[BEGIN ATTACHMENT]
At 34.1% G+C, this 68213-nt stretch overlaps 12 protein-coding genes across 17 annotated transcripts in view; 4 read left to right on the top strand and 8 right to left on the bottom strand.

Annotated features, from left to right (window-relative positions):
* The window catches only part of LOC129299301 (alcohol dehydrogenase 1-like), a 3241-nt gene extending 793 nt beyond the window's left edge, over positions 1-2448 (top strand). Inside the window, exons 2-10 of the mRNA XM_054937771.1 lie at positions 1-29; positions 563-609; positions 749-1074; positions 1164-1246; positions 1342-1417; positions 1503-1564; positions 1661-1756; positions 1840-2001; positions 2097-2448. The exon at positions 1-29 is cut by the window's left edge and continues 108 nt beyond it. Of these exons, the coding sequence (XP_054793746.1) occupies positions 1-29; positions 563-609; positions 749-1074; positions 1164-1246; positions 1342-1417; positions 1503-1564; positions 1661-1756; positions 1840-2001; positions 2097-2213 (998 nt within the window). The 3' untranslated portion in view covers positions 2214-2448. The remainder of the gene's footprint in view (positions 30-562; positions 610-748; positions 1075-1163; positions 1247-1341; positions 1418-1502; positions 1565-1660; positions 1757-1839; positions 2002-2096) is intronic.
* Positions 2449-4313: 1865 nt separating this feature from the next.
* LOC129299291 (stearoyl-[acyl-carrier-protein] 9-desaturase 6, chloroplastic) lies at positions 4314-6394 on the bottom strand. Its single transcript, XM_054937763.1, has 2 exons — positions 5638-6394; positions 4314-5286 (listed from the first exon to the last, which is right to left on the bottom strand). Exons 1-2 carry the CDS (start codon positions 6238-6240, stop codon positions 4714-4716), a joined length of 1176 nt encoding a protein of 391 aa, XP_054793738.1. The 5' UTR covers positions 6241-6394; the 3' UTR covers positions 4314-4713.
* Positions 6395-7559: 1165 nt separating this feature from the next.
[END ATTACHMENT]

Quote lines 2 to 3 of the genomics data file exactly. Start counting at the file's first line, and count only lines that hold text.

Annotated features, from left to right (window-relative positions):
* The window catches only part of LOC129299301 (alcohol dehydrogenase 1-like), a 3241-nt gene extending 793 nt beyond the window's left edge, over positions 1-2448 (top strand). Inside the window, exons 2-10 of the mRNA XM_054937771.1 lie at positions 1-29; positions 563-609; positions 749-1074; positions 1164-1246; positions 1342-1417; positions 1503-1564; positions 1661-1756; positions 1840-2001; positions 2097-2448. The exon at positions 1-29 is cut by the window's left edge and continues 108 nt beyond it. Of these exons, the coding sequence (XP_054793746.1) occupies positions 1-29; positions 563-609; positions 749-1074; positions 1164-1246; positions 1342-1417; positions 1503-1564; positions 1661-1756; positions 1840-2001; positions 2097-2213 (998 nt within the window). The 3' untranslated portion in view covers positions 2214-2448. The remainder of the gene's footprint in view (positions 30-562; positions 610-748; positions 1075-1163; positions 1247-1341; positions 1418-1502; positions 1565-1660; positions 1757-1839; positions 2002-2096) is intronic.